Posted by: Dick Ronkulous on January 21, 2006 05:27 AM

I didn't read past the first paragraph because his "warmakers are cursed" rant is completely illogical. If I say "blessed is the pizza," that doesn't mean ice cream is cursed. They can both be blessed, though maybe certain kinds of ice cream could be cursed.

Didn't God kill people? Didn't God order the death of people? Is God a warmaker? Did this kooky Jesuit just say God is cursed?


So yeah, I didn't read anything else.

Posted by: The Snake Man on January 21, 2006 06:08 AM

i happen to love what he says, of course i do, being a non-violent vegetarian who is absolutely opposed to unjust wars carried out under false pretenses. i love all the people arguing against his "blessed are the peacemakers" thing. ok, maybe not all warmakers are cursed. he is making a point, and a a good one. we in america are so quick to ignore most of the bible. i gotta go. i'll be back soon. josh

Posted by: joshua Latshaw on January 21, 2006 08:54 AM

Here is the part that is very good. . .

"As I travel the country speaking out against war, injustice and nuclear weapons, I see many people consciously siding with the culture of war, choosing the path of violence, supporting corporate greed, rampant militarism, and global domination. I see many others swept up in the raging current of patriotism. Since most of these people, beginning with the president, claim to be Christian, I am ashamed and appalled that they support war and systemic injustice, that they do it in the name of God, and that they feign fidelity to the nonviolent Jesus who gave his life resisting institutionalized injustice."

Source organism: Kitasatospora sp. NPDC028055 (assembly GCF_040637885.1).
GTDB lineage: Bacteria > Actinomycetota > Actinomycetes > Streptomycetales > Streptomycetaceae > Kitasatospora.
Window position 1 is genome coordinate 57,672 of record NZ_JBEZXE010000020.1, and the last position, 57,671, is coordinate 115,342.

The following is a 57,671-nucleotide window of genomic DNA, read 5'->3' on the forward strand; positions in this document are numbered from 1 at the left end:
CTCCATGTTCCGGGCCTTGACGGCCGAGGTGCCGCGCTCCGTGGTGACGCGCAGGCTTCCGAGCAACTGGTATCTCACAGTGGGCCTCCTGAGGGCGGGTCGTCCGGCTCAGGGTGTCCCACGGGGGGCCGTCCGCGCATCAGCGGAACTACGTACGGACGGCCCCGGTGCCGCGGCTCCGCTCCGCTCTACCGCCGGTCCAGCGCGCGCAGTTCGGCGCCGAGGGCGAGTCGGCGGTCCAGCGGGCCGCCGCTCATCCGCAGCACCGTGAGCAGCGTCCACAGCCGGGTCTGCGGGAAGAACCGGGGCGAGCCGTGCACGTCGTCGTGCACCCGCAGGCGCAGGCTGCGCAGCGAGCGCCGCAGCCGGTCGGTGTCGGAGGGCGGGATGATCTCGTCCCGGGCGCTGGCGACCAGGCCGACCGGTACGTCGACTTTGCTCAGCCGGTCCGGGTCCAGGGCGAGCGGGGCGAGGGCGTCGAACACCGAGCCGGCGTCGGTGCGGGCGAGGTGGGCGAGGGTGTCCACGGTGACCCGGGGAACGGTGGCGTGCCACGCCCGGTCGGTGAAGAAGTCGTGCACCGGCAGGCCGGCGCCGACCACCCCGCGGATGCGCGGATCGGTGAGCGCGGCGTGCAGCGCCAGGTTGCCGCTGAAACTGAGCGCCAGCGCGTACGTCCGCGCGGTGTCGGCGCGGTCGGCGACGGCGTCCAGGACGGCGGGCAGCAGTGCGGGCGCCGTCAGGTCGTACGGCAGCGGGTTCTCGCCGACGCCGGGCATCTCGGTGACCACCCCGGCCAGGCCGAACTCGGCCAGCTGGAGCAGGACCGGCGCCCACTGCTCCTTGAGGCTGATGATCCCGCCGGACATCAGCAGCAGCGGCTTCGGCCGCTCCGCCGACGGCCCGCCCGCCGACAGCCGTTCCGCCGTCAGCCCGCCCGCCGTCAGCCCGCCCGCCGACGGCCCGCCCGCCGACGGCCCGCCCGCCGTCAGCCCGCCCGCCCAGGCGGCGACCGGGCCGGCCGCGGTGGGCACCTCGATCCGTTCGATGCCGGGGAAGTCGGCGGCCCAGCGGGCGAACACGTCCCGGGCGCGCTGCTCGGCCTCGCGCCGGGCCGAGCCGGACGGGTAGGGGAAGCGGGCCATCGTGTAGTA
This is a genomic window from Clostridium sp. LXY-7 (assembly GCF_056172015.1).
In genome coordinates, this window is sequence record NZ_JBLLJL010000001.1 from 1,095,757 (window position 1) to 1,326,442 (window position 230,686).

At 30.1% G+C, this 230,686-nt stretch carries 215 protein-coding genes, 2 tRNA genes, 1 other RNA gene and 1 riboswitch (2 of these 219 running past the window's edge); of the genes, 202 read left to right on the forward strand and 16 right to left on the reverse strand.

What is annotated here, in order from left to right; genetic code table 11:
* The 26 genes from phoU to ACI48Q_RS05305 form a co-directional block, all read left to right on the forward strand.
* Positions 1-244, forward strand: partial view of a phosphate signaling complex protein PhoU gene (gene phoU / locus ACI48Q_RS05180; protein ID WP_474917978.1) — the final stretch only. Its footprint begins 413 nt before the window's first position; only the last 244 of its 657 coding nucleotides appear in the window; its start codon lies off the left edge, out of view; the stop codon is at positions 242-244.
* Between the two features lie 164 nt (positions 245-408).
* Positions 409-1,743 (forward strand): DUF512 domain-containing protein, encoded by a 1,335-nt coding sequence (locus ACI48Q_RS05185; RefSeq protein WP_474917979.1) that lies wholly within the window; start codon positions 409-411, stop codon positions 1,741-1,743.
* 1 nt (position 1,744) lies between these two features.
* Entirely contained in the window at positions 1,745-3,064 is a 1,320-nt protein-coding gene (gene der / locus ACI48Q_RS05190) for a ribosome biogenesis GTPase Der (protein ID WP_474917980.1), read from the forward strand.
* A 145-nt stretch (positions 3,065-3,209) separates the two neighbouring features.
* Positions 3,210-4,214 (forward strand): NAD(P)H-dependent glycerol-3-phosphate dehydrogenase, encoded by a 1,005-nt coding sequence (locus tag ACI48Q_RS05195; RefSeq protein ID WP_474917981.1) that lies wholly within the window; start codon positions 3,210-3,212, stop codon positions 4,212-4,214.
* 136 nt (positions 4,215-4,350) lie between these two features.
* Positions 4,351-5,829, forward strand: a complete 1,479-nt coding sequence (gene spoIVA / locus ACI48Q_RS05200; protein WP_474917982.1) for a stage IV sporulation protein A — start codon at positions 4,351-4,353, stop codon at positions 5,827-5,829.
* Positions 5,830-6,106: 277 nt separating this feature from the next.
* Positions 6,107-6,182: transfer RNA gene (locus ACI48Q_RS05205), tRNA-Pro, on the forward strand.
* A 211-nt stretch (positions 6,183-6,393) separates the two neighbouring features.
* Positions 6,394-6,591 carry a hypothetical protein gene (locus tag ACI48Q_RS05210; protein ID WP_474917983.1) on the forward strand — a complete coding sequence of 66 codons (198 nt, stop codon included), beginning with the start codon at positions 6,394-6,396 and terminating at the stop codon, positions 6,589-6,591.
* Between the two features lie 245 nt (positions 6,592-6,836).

American Christians are too quick to support the conservative status quo, especially when much of that is set up with injustice baked in.

Posted by: jason on January 21, 2006 12:41 PM

I feel bad for the ppl who were chanting "Bush Bush Bush." Thats just weird.

I agree, in concept, with some of the things this guy is saying, however, what would this guy have us do in the face of aggression. I agree with Jason that Nazi Germany would never have been crushed if it were not for the warmongerers in this country. I know you could argue that we were not the warmongerers in that war, however, if we had not had war-minded ppl here at home during that time period, we would never have been able to face that threat.

I am not sure what the correct answer is to this whole Iraq war connundrum, however, one thing I do know is that we don't need guys like this running our country.

Posted by: jaysonjaz on January 28, 2006 10:50 AM

Since Mitch Hedberg is no longer with us, I think it's obvious that Jack Black should be the next president. Dave Barry can be his running mate and I will serve as head of the KGB. I mean FBI.

Childish will be the ambassador to Mongolia.

The national anthem wil be changed to "United States of Whatever." The American flag will be changed to a picture of me. And the national bird will be changed to Ian Palkovitz.

Posted by: TheSnakeMan on January 29, 2006 01:34 AM